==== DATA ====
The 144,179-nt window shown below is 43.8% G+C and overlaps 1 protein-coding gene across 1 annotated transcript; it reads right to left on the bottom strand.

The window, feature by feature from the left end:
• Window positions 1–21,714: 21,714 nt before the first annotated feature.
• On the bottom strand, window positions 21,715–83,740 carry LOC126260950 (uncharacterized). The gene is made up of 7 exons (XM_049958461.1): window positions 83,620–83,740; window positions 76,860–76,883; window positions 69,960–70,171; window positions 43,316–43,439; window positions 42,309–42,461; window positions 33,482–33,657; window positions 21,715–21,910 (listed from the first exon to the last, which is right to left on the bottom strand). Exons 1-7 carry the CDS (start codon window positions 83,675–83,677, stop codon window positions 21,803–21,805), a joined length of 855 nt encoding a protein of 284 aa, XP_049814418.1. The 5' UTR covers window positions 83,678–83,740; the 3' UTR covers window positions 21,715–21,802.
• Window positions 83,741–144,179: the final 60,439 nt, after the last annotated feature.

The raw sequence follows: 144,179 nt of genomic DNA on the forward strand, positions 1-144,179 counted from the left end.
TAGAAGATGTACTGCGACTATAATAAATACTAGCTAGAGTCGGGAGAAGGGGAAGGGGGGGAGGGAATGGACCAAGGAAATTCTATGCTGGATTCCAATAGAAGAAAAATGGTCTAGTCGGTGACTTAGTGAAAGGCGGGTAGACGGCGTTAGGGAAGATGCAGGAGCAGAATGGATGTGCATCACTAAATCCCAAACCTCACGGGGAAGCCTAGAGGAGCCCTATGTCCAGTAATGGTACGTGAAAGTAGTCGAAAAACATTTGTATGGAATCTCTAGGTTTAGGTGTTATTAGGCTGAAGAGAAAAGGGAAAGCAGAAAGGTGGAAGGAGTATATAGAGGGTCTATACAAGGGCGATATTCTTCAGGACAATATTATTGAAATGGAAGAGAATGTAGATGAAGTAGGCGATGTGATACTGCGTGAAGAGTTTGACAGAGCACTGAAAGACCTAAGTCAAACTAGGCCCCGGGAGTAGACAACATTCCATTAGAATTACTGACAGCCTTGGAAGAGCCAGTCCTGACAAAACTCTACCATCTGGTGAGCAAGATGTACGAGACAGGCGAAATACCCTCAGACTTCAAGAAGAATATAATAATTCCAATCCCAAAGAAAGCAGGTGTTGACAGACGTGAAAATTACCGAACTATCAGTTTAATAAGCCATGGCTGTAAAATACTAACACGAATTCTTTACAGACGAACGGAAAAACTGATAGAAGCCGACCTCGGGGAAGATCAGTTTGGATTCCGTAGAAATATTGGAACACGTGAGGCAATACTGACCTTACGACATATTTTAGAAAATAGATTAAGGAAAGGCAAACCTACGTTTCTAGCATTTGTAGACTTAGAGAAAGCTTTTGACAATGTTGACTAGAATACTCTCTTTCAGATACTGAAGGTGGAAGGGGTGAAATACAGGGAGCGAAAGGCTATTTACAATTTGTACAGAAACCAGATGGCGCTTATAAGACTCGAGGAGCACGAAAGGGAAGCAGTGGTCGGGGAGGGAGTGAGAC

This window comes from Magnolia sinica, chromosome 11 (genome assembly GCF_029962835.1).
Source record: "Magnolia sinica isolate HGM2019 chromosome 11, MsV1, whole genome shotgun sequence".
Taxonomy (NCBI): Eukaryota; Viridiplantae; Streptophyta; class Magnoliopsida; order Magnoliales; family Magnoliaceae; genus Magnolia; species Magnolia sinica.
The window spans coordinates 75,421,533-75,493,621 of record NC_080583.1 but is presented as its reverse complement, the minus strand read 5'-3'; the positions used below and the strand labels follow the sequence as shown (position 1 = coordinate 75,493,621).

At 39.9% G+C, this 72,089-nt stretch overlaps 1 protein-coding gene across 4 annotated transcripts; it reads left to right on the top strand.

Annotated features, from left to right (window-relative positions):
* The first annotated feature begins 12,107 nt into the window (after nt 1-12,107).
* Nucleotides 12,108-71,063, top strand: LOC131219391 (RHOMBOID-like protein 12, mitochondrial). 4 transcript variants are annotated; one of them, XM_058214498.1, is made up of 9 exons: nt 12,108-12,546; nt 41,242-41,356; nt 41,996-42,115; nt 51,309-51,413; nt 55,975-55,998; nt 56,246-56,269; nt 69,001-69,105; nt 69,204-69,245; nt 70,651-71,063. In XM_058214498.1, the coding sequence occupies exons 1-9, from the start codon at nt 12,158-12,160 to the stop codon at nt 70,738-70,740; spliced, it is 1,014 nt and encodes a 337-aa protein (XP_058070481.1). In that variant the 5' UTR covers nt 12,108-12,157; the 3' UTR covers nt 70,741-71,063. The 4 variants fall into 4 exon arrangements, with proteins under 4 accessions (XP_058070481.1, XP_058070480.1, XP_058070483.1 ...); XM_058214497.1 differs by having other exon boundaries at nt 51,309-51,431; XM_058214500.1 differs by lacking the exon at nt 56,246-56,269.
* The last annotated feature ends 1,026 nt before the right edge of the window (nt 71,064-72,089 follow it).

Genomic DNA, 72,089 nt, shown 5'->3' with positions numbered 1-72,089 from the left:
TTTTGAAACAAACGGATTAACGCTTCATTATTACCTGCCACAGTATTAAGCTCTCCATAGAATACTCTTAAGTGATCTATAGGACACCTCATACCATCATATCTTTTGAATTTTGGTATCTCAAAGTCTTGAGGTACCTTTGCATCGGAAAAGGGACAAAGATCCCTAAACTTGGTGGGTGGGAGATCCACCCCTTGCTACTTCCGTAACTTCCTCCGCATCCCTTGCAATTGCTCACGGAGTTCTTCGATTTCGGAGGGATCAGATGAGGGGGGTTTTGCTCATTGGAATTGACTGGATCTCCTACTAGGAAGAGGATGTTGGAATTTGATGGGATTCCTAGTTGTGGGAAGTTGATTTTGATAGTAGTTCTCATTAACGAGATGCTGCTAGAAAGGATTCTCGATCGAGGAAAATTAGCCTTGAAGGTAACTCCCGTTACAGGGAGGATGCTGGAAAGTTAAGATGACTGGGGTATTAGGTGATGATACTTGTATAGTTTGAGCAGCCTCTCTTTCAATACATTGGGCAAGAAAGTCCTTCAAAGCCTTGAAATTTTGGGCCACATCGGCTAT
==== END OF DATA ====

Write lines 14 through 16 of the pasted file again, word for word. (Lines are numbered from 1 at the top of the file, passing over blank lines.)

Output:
* The first annotated feature begins 12,107 nt into the window (after nt 1-12,107).
* Nucleotides 12,108-71,063, top strand: LOC131219391 (RHOMBOID-like protein 12, mitochondrial). 4 transcript variants are annotated; one of them, XM_058214498.1, is made up of 9 exons: nt 12,108-12,546; nt 41,242-41,356; nt 41,996-42,115; nt 51,309-51,413; nt 55,975-55,998; nt 56,246-56,269; nt 69,001-69,105; nt 69,204-69,245; nt 70,651-71,063. In XM_058214498.1, the coding sequence occupies exons 1-9, from the start codon at nt 12,158-12,160 to the stop codon at nt 70,738-70,740; spliced, it is 1,014 nt and encodes a 337-aa protein (XP_058070481.1). In that variant the 5' UTR covers nt 12,108-12,157; the 3' UTR covers nt 70,741-71,063. The 4 variants fall into 4 exon arrangements, with proteins under 4 accessions (XP_058070481.1, XP_058070480.1, XP_058070483.1 ...); XM_058214497.1 differs by having other exon boundaries at nt 51,309-51,431; XM_058214500.1 differs by lacking the exon at nt 56,246-56,269.
* The last annotated feature ends 1,026 nt before the right edge of the window (nt 71,064-72,089 follow it).